Good evening. The fact that Taiwan, a Han Chinese society just like the PRC, has managed not only to thrive economically, but to function democratically is a substantial humiliation for Xi Jinping. In our cover story this week, Orville Schell reflects on his recent trip back to Taiwan and how few things are more dangerous to peace in the Taiwan Strait than a humiliated autocrat. Elsewhere, we have infographics on America’s brain drain of Chinese scientists; an interview with Jessica Chen Weiss on stepping back from the brink; a reported piece from Katrina Northrop about China’s U.S. Treasury holdings; and an op-ed from Barry Naughton about Xi Jinping’s economic mess. If you’re not already a paid subscriber to The Wire, please sign up here.
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Six decades after first spending time in Taiwan, Orville Schell recently went back for a visit and was struck by how much the island has changed — and how little the Chinese Communist Party has. Given both Xi Jinping’s insistence on becoming the latter day successor of Chairman Mao and the critical role that regular Taiwanese citizens will surely have to play in defending their island, Schell argues that the logic and virtue of American “strategic ambiguity” are more important than ever.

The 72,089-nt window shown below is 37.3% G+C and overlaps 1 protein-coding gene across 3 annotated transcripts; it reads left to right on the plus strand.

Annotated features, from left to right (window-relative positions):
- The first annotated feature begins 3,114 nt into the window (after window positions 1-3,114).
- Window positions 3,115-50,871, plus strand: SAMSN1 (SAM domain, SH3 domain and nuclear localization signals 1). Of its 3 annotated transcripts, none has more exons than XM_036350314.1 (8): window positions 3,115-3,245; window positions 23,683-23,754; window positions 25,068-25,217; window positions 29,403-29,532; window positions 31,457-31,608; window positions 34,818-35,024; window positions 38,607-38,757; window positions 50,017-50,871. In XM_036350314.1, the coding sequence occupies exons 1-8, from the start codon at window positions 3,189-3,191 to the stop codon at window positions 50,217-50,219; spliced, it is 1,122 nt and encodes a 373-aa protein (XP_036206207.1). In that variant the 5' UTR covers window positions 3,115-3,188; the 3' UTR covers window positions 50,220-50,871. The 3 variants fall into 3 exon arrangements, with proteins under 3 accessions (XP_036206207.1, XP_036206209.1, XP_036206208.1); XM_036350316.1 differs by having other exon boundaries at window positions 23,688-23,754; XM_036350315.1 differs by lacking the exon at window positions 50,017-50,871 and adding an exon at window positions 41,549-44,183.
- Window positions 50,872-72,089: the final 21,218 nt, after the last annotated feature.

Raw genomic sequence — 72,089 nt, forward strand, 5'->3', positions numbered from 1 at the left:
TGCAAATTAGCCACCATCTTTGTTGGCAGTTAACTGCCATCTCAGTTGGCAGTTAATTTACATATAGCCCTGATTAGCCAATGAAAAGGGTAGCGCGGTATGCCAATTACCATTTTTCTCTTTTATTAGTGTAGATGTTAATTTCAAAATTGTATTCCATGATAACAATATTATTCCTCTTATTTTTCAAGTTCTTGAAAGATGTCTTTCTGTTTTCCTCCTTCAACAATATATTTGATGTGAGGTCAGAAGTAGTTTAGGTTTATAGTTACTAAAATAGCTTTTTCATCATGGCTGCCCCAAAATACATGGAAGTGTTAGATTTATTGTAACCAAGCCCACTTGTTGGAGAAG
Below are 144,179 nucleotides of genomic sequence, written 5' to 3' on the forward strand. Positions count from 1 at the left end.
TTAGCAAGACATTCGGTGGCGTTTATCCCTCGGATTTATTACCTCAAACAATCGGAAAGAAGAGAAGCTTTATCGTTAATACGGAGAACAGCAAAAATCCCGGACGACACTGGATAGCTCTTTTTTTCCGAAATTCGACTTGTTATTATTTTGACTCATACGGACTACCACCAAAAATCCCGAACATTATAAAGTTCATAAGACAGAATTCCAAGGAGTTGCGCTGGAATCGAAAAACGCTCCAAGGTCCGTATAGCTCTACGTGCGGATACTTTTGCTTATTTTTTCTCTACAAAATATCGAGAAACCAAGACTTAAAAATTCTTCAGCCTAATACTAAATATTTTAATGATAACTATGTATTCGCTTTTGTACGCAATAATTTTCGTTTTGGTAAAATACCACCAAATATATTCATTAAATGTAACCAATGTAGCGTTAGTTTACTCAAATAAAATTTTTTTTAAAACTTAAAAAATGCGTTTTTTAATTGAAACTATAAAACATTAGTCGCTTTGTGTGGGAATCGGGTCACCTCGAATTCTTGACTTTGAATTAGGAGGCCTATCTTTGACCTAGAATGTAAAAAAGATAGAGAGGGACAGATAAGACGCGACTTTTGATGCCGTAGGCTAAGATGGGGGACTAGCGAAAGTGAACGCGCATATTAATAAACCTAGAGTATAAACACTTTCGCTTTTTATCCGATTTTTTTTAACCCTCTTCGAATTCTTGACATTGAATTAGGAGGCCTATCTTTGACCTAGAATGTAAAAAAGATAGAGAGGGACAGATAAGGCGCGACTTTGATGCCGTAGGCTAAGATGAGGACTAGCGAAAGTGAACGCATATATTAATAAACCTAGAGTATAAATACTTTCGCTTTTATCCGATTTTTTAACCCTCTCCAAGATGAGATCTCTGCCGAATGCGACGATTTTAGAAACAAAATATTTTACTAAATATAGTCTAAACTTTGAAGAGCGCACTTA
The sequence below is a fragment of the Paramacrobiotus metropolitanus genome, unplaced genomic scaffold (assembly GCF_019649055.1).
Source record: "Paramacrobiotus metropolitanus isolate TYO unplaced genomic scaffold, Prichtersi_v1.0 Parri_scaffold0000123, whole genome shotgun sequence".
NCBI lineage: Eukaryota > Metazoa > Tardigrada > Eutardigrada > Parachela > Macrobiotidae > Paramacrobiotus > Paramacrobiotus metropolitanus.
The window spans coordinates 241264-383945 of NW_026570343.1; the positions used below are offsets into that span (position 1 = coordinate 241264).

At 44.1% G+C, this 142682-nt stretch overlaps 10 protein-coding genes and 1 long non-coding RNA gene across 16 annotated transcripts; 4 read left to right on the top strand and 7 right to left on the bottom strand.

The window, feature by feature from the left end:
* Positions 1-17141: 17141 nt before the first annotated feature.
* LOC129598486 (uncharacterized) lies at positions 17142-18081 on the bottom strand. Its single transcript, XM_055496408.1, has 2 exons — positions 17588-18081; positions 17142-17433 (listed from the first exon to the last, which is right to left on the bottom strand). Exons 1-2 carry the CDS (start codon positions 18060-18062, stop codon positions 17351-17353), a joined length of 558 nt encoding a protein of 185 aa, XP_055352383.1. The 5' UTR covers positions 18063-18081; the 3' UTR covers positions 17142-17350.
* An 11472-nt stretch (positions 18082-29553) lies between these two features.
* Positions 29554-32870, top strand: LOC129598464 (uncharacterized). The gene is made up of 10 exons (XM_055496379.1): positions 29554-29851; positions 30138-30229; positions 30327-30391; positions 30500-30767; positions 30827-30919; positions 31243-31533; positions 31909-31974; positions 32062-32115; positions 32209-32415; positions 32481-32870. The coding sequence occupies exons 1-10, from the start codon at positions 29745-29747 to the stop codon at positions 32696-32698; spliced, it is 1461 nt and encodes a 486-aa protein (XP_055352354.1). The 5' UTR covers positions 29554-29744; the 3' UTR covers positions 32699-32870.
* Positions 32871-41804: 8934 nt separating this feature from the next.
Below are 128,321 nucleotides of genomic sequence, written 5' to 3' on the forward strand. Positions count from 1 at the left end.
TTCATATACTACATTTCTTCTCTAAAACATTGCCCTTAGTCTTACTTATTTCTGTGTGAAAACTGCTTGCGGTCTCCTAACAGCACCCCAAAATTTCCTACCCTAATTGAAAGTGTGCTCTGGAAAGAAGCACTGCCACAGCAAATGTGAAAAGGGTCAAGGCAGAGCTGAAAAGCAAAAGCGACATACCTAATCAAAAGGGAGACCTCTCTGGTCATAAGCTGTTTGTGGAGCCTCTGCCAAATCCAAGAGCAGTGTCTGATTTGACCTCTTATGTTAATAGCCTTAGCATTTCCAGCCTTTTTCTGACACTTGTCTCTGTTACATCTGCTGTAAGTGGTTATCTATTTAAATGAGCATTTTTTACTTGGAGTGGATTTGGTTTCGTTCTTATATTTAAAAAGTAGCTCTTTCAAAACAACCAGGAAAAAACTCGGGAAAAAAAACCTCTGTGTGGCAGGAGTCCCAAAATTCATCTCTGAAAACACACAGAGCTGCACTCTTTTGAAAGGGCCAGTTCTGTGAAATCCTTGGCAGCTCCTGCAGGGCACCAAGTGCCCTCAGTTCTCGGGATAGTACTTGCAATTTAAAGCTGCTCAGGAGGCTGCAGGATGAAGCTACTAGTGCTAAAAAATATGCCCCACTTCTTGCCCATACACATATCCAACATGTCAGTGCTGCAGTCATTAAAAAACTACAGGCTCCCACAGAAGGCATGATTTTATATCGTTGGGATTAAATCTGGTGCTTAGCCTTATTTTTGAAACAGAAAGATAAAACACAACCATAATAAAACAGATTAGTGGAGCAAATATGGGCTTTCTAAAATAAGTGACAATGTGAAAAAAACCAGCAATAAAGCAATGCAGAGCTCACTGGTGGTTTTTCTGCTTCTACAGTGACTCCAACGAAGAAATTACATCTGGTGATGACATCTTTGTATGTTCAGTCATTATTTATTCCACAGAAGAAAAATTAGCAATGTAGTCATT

A new study by researchers from Princeton University, Harvard University and the Massachusetts Institute of Technology finds that Chinese academics are departing the United States at an accelerating pace. This week, infographics by Eliot Chen look at sentiment among Chinese scientists in America: how it’s changed and what it means for America’s ability to keep up in scientific competition.
Jessica Chen Weiss is a professor of political science at Cornell University and the author of Powerful Patriots: Nationalist Protest in China’s Foreign Relations. Recently, she served as senior advisor to the State Department’s policy planning staff on a Council on Foreign Relations fellowship. In this week’s Q&A with Katrina Northrop, she talks about creating a vision for the U.S. that isn’t defined by beating China; why the repudiation of engagement went too far; and the dangerous echo chamber she sees in discussions about China.
Jessica Chen Weiss
Illustration by Lauren Crow
U.S. politicians and pundits periodically cite China’s U.S. Treasury holdings as a potential vulnerability, including recently when China’s holdings fell below the $1 trillion mark for the first time in over a decade. But as Katrina Northrop reports this week, these fears are often overblown.
As China approaches the 20th Party Congress on October 16, the Chinese economy is in its worst shape in recent memory. Some problems have been caused by exogenous, random shocks, but most of them — as Barry Naughton, a professor at UC San Diego argues in this week’s op-ed — can be directly or indirectly attributed to Xi himself.
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